By BILL ONASCH
Socialist Action’s vice-presidential candidate Karen Schraufnagel has filed extensive reports to this paper about the confrontations last month in remote Standing Rock, North Dakota. Efforts aiming to halt construction of a pipeline from the Bakken fracking fields to refineries in Illinois drew world attention to several important issues concerning Indigenous People’s rights, environmental and climate justice, and peaceful protests under violent attack.
Less publicized has been an escalating division among the top officials in the union movement. The AFL-CIO issued a statement endorsing the pipeline and chastising its opponents—nothing surprising in that.
But major AFL-CIO affiliates—Amalgamated Transit Union, American Postal Workers Union, Communications Workers of America, and National Nurses United—took strong principled stands in support of the protesters. So did some non-AFL unions such as the United Electrical, Radio & Machine Workers and the Service Employees International Union. The Pride at Work constituency group and the Labor Network for Sustainability also weighed in on the side of the demonstrators.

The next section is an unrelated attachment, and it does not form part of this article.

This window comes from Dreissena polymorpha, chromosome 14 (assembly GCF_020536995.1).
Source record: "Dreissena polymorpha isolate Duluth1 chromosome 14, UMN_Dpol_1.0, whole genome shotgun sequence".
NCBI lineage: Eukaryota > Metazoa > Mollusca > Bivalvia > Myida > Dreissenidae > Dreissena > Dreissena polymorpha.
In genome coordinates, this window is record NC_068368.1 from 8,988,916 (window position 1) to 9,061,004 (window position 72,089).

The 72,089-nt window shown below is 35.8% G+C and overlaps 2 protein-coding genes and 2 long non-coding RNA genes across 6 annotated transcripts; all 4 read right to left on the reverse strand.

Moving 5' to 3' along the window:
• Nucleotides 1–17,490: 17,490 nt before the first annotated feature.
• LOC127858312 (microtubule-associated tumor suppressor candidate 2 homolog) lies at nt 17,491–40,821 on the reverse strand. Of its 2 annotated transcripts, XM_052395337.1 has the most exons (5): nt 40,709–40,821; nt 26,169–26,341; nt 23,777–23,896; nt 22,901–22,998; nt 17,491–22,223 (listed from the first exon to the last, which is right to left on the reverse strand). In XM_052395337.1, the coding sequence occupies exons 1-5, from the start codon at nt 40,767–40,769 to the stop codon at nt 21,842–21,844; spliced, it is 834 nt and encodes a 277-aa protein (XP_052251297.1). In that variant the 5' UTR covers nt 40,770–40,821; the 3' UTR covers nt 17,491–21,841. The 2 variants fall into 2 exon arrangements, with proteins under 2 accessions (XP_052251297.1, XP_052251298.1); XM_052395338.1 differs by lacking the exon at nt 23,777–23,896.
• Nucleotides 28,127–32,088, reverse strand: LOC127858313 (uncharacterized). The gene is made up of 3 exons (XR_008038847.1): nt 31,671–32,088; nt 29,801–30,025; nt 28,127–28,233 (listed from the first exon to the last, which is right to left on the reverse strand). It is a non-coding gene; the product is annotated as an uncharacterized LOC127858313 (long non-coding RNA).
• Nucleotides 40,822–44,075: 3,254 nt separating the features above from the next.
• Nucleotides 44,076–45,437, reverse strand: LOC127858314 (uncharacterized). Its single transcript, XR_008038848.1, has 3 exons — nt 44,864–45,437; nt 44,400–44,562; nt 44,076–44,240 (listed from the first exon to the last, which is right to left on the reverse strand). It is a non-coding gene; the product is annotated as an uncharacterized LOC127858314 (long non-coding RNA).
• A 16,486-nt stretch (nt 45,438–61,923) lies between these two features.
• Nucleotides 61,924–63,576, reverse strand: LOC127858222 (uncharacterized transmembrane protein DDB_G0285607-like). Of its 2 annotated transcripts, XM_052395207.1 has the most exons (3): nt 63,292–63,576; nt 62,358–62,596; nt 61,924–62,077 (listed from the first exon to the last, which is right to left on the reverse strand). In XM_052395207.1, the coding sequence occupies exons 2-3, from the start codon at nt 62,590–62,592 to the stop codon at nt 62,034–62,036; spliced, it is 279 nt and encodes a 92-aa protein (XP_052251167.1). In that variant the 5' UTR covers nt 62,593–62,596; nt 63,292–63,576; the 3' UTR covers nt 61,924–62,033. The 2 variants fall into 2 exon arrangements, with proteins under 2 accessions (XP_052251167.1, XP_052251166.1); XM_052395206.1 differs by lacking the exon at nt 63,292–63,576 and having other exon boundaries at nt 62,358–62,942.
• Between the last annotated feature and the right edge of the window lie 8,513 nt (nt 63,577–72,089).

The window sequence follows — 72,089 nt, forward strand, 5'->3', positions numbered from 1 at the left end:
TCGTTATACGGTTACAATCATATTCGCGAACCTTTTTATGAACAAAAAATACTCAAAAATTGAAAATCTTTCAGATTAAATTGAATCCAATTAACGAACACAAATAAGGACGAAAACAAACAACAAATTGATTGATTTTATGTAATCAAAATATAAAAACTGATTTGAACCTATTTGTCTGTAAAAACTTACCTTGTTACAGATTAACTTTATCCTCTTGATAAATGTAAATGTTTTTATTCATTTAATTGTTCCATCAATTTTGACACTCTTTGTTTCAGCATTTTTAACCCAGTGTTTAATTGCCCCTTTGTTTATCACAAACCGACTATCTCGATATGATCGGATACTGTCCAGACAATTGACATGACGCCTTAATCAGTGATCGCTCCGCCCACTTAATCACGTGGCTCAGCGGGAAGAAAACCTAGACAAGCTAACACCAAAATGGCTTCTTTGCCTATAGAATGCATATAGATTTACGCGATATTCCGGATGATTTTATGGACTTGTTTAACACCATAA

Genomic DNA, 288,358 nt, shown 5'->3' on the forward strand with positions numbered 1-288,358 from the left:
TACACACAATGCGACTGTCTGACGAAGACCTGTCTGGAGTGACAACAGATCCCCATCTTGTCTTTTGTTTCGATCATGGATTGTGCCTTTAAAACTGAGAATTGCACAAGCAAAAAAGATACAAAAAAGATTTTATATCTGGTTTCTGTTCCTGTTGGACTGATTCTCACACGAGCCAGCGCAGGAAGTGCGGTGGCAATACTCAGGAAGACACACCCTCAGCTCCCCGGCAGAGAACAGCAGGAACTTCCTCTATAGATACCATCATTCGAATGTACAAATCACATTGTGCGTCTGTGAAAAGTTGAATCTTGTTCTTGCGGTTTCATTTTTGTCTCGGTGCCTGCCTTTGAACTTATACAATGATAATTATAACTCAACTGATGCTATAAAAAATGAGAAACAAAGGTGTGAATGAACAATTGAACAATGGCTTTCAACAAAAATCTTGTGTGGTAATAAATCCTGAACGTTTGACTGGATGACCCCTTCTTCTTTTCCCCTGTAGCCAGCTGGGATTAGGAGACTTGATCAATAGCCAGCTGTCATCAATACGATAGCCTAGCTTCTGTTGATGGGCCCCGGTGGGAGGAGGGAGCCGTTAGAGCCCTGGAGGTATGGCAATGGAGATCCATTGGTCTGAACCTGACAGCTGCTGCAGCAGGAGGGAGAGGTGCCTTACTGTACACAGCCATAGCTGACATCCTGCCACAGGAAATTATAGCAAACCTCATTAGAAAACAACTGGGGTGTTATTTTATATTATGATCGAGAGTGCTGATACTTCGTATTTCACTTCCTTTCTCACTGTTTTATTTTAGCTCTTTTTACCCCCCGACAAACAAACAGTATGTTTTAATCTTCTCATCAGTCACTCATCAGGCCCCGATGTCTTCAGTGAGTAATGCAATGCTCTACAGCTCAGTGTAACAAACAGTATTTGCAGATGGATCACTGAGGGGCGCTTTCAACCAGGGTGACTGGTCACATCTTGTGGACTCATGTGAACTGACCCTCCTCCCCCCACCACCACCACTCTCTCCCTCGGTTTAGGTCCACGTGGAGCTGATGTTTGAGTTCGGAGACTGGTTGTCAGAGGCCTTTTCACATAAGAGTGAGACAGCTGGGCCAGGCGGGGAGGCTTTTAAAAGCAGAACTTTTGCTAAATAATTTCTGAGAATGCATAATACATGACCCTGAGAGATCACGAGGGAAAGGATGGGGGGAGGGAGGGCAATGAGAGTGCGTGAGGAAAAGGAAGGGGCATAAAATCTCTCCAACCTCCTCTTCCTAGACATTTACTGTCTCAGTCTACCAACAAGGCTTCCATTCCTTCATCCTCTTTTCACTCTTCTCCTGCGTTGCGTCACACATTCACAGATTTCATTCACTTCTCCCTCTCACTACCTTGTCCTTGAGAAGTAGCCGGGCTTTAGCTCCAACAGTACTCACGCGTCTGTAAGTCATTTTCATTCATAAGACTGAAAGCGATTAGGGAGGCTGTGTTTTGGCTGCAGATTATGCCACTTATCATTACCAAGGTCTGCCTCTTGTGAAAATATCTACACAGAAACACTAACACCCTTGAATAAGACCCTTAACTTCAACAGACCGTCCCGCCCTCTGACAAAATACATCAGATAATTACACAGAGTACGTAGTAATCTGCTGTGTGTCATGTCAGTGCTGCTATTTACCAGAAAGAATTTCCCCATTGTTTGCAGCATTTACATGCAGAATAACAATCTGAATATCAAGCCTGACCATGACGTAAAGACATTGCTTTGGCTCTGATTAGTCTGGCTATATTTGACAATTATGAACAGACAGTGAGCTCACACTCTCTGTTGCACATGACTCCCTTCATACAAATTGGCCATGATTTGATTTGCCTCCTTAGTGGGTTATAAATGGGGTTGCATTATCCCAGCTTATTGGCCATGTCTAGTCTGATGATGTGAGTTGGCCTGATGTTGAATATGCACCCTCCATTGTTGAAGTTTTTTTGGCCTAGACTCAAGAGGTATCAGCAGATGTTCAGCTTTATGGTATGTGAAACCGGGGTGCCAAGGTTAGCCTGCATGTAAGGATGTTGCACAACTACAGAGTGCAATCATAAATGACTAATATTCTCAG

This solidarity infuriated the Building Trades bureaucrats, who were eager to go forward on temporary jobs for their dues-payers—including desecration of tribal burial lands. They called them out through a confidential internal letter to the heads of all AFL unions from Sean McGarvey, president of North America’s Building Trades Unions, representing 14 crafts. The letter also slandered the protesters as threatening violence against union workers. The only violence exhibited at Standing Rock was by the company’s hired “security” thugs. It was no coincidence that the AFL’s official statement soon followed this scurrilous letter.
To the chagrin of the not easily embarrassed pro-pipeline bureaucrats, brother McGarvey’s missive was leaked to Jon Queally, a conscientious journalist at the Common Dreams website. He verified its authenticity before posting a PDF copy online and collected a lot of “no comments.” One of the few to speak on record was the never bashful Rose Ann DeMoro of the NNU, “What we’re seeing here is the pipeline company—and this is nothing new—pitting workers against workers.”
Queally also quoted labor historian and co-founder of the Labor Network for Sustainability Jeremy Brecher: “The core of the problem is that the AFL-CIO has consistently opposed significant cuts to climate-destroying projects, like Dakota Access, while failing to adequately advocate for policies that would actually address climate change in a worker-friendly way.”
Finally getting these divisions at the top out in the open is progress. The next indicated step is involving the union ranks—and unorganized workers and students—who have a stake in the debates around class and climate justice.